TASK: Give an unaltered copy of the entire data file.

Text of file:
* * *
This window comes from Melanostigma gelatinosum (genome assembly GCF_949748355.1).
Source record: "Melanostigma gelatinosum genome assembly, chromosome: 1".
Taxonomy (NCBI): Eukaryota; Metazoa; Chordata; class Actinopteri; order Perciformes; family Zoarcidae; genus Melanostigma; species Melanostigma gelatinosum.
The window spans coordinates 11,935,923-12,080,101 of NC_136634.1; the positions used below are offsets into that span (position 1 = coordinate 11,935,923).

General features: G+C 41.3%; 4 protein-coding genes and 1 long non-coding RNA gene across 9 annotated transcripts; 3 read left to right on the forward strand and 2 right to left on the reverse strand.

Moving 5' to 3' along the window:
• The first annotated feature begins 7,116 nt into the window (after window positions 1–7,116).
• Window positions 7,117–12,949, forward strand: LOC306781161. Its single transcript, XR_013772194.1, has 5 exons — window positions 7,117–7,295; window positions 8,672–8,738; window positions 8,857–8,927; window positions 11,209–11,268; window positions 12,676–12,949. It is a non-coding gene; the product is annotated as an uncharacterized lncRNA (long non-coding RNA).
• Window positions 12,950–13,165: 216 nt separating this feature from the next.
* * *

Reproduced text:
This window comes from Melanostigma gelatinosum (genome assembly GCF_949748355.1).
Source record: "Melanostigma gelatinosum genome assembly, chromosome: 1".
Taxonomy (NCBI): Eukaryota; Metazoa; Chordata; class Actinopteri; order Perciformes; family Zoarcidae; genus Melanostigma; species Melanostigma gelatinosum.
The window spans coordinates 11,935,923-12,080,101 of NC_136634.1; the positions used below are offsets into that span (position 1 = coordinate 11,935,923).

General features: G+C 41.3%; 4 protein-coding genes and 1 long non-coding RNA gene across 9 annotated transcripts; 3 read left to right on the forward strand and 2 right to left on the reverse strand.

Moving 5' to 3' along the window:
• The first annotated feature begins 7,116 nt into the window (after window positions 1–7,116).
• Window positions 7,117–12,949, forward strand: LOC306781161. Its single transcript, XR_013772194.1, has 5 exons — window positions 7,117–7,295; window positions 8,672–8,738; window positions 8,857–8,927; window positions 11,209–11,268; window positions 12,676–12,949. It is a non-coding gene; the product is annotated as an uncharacterized lncRNA (long non-coding RNA).
• Window positions 12,950–13,165: 216 nt separating this feature from the next.